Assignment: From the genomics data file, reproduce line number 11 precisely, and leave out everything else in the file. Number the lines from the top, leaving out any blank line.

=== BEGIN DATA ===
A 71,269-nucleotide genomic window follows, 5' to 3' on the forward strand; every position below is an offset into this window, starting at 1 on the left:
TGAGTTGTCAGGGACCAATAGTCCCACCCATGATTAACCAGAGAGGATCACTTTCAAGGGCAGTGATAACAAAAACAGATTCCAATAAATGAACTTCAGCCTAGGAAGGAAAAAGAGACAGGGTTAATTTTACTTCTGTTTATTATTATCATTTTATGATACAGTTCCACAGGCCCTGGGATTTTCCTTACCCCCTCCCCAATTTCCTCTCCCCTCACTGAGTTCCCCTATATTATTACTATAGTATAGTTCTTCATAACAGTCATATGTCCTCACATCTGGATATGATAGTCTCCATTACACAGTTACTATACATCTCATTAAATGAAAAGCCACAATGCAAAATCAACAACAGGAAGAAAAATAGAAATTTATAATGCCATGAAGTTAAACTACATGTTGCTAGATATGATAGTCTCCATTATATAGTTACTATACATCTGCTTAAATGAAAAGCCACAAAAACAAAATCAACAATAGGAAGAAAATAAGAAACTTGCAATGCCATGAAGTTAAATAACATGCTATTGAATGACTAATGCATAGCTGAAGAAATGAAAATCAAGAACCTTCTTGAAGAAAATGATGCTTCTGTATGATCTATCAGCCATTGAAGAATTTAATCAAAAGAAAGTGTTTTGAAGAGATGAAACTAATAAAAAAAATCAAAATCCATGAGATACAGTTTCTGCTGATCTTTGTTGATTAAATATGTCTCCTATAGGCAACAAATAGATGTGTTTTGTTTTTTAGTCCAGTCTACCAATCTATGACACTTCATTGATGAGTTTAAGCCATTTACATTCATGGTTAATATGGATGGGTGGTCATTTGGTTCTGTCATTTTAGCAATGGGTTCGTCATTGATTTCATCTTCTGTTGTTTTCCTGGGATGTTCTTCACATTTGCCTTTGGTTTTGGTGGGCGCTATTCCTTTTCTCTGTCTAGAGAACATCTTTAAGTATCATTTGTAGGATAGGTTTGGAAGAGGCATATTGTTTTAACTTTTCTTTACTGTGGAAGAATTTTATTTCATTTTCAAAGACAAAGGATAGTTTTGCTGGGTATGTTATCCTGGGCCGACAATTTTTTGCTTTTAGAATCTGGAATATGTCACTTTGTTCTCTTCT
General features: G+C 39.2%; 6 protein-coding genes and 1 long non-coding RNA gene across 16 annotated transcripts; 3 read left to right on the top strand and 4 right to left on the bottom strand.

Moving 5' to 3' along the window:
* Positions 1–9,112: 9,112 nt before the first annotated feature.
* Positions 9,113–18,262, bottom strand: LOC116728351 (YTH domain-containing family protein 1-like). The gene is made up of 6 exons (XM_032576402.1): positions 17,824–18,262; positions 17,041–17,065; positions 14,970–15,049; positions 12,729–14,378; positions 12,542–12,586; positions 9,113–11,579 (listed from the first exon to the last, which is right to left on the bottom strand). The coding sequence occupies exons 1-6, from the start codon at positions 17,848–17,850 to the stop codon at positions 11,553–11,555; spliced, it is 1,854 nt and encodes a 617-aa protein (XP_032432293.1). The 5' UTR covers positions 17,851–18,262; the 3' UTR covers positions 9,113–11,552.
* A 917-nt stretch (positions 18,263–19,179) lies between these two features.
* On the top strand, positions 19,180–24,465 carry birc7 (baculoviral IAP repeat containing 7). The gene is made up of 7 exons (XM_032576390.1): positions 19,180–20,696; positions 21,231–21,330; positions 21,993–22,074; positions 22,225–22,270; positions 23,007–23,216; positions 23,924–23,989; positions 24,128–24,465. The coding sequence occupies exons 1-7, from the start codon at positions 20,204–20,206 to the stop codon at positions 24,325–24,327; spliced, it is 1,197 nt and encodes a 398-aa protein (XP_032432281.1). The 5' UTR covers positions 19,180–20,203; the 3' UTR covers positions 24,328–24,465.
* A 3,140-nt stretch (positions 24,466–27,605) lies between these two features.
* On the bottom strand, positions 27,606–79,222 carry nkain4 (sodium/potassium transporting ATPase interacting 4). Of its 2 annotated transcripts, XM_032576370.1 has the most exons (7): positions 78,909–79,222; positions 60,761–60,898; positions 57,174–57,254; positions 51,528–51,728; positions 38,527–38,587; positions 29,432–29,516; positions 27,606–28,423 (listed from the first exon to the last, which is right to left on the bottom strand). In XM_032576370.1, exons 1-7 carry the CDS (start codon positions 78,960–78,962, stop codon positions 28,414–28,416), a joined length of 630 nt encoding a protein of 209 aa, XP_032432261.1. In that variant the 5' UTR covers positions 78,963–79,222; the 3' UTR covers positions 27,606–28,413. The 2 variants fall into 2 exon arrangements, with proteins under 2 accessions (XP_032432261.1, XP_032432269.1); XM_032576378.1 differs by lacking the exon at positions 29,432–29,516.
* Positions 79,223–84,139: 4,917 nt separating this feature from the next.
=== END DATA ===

* Positions 79,223–84,139: 4,917 nt separating this feature from the next.